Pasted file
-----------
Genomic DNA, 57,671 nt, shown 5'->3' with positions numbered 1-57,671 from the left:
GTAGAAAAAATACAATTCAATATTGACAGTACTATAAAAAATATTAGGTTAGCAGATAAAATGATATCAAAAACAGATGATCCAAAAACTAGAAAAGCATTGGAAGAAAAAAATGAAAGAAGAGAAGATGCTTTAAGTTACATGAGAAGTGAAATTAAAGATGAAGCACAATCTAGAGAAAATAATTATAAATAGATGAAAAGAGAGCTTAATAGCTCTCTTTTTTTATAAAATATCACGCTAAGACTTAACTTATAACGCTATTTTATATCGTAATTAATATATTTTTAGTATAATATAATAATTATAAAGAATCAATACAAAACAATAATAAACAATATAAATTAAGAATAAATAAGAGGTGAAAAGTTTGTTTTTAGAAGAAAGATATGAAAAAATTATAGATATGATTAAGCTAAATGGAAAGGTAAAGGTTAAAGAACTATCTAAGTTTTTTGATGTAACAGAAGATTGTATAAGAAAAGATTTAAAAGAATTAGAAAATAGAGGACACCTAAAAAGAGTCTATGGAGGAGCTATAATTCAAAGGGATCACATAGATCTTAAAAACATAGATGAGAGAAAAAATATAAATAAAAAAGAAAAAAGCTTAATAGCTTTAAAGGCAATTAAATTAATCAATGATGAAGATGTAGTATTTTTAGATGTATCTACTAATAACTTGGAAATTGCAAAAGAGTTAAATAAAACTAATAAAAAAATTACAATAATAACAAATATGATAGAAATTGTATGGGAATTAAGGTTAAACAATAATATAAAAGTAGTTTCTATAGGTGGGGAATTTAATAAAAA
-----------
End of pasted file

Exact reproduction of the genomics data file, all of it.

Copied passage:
Genomic DNA, 57,671 nt, shown 5'->3' with positions numbered 1-57,671 from the left:
GTAGAAAAAATACAATTCAATATTGACAGTACTATAAAAAATATTAGGTTAGCAGATAAAATGATATCAAAAACAGATGATCCAAAAACTAGAAAAGCATTGGAAGAAAAAAATGAAAGAAGAGAAGATGCTTTAAGTTACATGAGAAGTGAAATTAAAGATGAAGCACAATCTAGAGAAAATAATTATAAATAGATGAAAAGAGAGCTTAATAGCTCTCTTTTTTTATAAAATATCACGCTAAGACTTAACTTATAACGCTATTTTATATCGTAATTAATATATTTTTAGTATAATATAATAATTATAAAGAATCAATACAAAACAATAATAAACAATATAAATTAAGAATAAATAAGAGGTGAAAAGTTTGTTTTTAGAAGAAAGATATGAAAAAATTATAGATATGATTAAGCTAAATGGAAAGGTAAAGGTTAAAGAACTATCTAAGTTTTTTGATGTAACAGAAGATTGTATAAGAAAAGATTTAAAAGAATTAGAAAATAGAGGACACCTAAAAAGAGTCTATGGAGGAGCTATAATTCAAAGGGATCACATAGATCTTAAAAACATAGATGAGAGAAAAAATATAAATAAAAAAGAAAAAAGCTTAATAGCTTTAAAGGCAATTAAATTAATCAATGATGAAGATGTAGTATTTTTAGATGTATCTACTAATAACTTGGAAATTGCAAAAGAGTTAAATAAAACTAATAAAAAAATTACAATAATAACAAATATGATAGAAATTGTATGGGAATTAAGGTTAAACAATAATATAAAAGTAGTTTCTATAGGTGGGGAATTTAATAAAAA